“We thought that the anniversary date of this historic event was the perfect day on which to sell an artefact of such significance.”

One nation that will no doubt be watching the sale with interest is the UAE – one of the more recent arrivals to the field of space exploration. In 2014, the country set out an ambitious plan to be the first Arab nation to send an unmanned probe to Mars, joining the ranks of only nine other nations with its own space programme, dubbed the Emirates Mars Mission.

Fittingly named Hope, the UAE's unmanned spacecraft for the Mars probe aims to gather data about the atmosphere, which it will then share with other research facilities.

Although Hope is on a serious scientific mission, there is a touch of poetry about it, too, timed as it is to arrive on the Red Planet in 2021, to coincide with the 50th anniversary year of a unified UAE.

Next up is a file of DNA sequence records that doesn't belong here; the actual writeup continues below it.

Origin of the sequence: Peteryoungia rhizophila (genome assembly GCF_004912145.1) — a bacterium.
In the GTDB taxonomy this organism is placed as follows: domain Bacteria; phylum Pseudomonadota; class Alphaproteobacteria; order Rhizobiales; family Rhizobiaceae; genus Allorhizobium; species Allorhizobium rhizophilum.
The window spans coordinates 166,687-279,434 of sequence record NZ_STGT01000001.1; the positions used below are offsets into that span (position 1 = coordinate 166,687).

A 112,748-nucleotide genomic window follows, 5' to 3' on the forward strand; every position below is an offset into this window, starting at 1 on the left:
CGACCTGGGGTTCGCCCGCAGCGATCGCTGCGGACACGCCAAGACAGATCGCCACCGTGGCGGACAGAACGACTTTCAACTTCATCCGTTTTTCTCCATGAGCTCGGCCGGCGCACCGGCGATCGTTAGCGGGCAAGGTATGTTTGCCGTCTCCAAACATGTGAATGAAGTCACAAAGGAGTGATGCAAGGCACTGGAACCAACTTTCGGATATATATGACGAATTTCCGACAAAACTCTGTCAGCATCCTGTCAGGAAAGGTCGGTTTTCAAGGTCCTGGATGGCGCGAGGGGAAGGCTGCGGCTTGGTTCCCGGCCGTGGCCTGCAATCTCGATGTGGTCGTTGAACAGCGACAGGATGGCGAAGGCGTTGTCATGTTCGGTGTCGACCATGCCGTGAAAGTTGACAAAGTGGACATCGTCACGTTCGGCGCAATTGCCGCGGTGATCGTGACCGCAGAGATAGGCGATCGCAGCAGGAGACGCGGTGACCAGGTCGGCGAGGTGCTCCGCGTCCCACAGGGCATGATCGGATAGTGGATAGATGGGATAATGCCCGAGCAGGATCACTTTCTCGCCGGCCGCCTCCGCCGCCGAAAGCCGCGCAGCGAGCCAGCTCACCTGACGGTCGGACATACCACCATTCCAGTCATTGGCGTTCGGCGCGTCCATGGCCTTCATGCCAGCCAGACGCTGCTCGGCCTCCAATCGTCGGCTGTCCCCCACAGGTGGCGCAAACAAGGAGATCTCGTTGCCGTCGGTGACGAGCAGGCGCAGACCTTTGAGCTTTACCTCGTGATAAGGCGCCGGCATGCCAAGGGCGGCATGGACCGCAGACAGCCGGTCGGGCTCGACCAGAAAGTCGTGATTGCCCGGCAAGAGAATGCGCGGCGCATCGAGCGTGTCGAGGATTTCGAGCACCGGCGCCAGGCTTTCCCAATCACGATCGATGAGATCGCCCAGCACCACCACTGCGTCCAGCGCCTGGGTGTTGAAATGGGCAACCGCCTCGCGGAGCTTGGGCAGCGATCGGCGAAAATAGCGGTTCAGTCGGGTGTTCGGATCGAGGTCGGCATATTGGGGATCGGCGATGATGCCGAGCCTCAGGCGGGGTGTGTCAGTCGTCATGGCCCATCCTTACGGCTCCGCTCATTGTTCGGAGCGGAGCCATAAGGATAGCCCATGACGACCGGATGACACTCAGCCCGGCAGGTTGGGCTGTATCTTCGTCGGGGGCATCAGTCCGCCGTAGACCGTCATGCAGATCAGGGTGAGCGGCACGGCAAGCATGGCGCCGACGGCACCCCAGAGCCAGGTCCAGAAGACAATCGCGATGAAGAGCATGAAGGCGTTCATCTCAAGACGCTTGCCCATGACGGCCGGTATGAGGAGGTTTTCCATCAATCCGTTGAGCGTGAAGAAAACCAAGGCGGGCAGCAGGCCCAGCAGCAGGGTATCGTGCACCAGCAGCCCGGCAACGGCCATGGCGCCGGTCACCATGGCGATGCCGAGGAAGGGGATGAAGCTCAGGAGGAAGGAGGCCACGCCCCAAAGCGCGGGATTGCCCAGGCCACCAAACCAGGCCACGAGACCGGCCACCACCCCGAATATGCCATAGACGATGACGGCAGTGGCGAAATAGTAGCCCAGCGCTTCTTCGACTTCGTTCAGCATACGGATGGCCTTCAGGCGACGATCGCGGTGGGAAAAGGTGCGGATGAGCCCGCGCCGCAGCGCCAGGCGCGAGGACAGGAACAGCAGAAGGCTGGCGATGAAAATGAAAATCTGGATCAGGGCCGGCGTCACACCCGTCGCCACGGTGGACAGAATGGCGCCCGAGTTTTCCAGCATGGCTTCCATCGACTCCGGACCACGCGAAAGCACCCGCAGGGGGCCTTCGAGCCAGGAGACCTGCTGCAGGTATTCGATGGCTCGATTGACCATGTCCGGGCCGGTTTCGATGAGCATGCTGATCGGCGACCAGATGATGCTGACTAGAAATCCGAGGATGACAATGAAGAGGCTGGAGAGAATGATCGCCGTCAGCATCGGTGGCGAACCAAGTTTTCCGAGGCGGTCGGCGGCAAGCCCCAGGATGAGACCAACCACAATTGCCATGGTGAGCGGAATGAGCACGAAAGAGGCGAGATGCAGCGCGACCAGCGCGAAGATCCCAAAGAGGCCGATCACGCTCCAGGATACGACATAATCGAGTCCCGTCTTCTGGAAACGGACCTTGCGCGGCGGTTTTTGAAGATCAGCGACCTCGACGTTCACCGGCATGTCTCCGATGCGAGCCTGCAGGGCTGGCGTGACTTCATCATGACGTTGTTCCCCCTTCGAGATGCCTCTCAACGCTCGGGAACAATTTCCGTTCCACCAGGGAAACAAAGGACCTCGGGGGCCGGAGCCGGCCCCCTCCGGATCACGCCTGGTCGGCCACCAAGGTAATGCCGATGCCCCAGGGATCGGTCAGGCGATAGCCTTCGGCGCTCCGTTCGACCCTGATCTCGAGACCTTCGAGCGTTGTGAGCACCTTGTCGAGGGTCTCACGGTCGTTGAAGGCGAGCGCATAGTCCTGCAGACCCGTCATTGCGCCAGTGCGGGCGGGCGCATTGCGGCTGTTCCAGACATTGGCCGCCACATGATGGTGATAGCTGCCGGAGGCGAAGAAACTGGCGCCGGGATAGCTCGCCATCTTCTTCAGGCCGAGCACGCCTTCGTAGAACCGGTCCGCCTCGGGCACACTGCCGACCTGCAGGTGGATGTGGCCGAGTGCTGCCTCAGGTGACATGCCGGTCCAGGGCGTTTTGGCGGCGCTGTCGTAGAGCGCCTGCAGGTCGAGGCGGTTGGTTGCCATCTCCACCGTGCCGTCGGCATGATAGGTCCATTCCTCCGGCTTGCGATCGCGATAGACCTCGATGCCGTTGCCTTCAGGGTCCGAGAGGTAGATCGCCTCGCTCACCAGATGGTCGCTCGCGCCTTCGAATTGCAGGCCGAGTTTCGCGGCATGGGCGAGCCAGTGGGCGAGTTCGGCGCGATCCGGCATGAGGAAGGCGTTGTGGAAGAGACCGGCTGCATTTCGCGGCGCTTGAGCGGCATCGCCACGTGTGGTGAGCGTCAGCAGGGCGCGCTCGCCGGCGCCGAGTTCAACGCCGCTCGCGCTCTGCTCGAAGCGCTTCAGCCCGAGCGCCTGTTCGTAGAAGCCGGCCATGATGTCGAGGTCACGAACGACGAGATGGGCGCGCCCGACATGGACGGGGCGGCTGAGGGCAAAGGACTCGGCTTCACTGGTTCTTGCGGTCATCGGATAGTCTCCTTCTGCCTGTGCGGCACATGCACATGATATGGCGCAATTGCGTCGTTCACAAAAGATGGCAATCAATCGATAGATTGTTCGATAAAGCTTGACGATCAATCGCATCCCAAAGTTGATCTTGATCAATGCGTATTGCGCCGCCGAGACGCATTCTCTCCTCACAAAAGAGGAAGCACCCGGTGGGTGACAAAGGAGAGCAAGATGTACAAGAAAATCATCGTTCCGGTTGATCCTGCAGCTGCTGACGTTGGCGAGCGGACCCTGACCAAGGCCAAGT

Covering 60 million miles (equal to 156 non-stop journeys to the Moon) and reliant on solar power, Hope has a difficult voyage ahead of it.

Once in space, and with no air friction to slow it down, it will travel at 126,000kph for seven months to reach its destination.

Once there, transmissions back to Earth will take up to 20 minutes to arrive, meaning the craft must be capable of piloting itself. It must slow itself down enough to enter Mars orbit, where it will, at long last, be able to collect samples and data.

With a single orbit taking 55 hours and covering an ellipse of up to 44,000 kilometres, the entire mission is designed to take almost two years from launch to completion.

In the interim, enthusiasts can get their space fix from the upcoming Sotheby’s auction, and add to or build up a stockpile of cosmic collectibles.

The head of Sotheby’s Dubai, Katia Nounou, sums it up perfectly. “From those aspiring to be astronauts to those simply reaching for the stars, we’re thrilled to offer the chance to get one step closer to the Moon this summer,” she says.

“We hope space exploration inspires all of our visitors to look back on mankind’s immense achievements, and to reimagine the impossible as possible.”